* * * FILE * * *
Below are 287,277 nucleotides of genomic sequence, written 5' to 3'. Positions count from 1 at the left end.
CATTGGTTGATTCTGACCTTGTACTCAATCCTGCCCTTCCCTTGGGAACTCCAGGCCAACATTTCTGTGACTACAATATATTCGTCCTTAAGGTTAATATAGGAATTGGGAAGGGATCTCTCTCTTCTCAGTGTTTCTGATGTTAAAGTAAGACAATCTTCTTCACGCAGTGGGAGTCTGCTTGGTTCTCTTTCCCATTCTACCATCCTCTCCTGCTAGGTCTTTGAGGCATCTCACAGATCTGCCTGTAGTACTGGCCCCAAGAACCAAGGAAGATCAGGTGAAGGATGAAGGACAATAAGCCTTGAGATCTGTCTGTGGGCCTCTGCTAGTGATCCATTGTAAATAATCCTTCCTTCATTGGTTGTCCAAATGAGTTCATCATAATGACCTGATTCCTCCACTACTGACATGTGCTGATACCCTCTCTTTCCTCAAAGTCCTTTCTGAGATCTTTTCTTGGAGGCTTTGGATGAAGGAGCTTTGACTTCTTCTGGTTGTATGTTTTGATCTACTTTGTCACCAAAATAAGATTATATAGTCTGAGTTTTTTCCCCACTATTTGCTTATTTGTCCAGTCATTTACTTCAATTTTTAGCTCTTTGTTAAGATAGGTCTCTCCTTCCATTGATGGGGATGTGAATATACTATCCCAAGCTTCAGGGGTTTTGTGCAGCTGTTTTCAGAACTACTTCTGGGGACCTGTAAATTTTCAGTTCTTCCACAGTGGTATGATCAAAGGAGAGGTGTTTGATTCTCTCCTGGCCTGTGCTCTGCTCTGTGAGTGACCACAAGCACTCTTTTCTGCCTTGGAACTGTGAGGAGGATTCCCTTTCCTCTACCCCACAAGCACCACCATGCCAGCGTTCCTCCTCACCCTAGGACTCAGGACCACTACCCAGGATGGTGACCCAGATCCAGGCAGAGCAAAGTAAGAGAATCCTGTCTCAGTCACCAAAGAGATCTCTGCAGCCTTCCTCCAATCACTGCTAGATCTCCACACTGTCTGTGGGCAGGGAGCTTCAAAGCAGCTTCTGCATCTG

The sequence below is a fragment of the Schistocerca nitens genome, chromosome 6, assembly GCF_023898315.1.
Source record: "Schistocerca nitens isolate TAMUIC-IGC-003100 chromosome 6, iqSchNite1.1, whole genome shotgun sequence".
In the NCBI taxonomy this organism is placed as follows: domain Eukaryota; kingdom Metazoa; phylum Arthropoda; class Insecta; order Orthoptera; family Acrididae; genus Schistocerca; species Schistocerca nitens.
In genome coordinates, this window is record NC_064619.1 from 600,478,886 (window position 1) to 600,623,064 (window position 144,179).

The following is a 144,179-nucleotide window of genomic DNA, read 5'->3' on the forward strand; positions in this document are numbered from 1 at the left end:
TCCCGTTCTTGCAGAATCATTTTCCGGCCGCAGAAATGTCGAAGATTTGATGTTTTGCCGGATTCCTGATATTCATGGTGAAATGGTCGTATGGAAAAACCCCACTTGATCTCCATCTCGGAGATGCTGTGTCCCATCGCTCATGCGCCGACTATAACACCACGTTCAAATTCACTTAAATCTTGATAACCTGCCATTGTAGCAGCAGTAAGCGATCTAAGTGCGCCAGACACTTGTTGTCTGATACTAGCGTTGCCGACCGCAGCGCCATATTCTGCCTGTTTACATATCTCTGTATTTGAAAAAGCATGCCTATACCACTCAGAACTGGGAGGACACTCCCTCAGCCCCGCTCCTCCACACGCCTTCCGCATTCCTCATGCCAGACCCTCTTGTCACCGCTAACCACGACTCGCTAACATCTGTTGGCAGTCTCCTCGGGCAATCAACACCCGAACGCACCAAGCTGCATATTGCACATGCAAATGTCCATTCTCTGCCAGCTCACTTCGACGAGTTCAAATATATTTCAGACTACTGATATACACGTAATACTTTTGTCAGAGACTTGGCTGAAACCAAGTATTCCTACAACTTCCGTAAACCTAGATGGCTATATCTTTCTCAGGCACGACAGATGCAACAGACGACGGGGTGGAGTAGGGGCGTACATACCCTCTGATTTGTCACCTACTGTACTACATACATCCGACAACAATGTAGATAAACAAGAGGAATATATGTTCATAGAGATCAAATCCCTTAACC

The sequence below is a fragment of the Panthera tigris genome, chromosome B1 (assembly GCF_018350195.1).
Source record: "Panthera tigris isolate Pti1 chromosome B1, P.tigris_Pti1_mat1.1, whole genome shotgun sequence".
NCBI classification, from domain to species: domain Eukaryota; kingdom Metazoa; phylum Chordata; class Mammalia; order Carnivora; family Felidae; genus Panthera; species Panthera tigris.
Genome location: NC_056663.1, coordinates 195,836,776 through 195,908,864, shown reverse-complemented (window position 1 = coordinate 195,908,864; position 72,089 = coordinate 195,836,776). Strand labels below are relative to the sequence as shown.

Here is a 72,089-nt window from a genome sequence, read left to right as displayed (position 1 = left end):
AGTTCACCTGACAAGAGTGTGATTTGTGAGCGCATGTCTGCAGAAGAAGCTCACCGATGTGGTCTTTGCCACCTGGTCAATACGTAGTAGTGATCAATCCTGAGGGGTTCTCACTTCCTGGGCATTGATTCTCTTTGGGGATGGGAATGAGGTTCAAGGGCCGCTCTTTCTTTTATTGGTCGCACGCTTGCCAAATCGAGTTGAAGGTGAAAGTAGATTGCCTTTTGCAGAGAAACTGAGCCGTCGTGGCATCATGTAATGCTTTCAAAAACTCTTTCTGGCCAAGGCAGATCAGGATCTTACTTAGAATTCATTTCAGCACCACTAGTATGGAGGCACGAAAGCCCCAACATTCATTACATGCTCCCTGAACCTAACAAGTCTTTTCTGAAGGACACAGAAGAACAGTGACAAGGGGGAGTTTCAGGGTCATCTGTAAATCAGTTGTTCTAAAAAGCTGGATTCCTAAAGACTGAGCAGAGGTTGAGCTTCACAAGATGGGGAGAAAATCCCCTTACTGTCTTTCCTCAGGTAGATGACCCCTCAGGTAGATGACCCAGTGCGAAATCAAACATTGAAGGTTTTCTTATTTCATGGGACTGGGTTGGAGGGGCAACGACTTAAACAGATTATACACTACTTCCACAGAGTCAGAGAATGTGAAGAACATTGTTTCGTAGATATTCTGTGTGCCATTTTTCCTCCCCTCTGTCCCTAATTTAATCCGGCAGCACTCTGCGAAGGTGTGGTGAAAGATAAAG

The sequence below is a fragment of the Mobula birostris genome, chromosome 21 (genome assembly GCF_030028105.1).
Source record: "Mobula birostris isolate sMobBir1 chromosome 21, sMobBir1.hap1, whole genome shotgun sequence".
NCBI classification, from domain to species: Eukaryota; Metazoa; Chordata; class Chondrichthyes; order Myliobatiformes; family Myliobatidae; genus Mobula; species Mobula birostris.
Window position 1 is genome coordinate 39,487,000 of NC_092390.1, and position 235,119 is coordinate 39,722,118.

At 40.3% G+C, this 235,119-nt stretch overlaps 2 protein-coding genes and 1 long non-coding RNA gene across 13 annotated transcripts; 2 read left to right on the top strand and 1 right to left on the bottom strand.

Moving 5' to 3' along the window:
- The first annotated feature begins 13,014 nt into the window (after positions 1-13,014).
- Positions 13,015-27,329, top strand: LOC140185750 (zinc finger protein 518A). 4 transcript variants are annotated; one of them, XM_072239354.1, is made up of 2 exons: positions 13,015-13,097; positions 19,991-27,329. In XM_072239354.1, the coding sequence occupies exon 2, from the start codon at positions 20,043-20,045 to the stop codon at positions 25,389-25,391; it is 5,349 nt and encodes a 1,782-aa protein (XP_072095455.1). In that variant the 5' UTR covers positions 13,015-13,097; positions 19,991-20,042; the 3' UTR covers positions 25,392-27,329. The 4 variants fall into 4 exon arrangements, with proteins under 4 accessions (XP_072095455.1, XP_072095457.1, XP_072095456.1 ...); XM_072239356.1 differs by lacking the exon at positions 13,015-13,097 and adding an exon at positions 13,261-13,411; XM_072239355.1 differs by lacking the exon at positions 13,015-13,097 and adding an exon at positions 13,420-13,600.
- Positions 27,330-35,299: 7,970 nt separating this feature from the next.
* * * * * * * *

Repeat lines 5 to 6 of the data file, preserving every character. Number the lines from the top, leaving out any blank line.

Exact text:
In the NCBI taxonomy this organism is placed as follows: domain Eukaryota; kingdom Metazoa; phylum Arthropoda; class Insecta; order Orthoptera; family Acrididae; genus Schistocerca; species Schistocerca nitens.
In genome coordinates, this window is record NC_064619.1 from 600,478,886 (window position 1) to 600,623,064 (window position 144,179).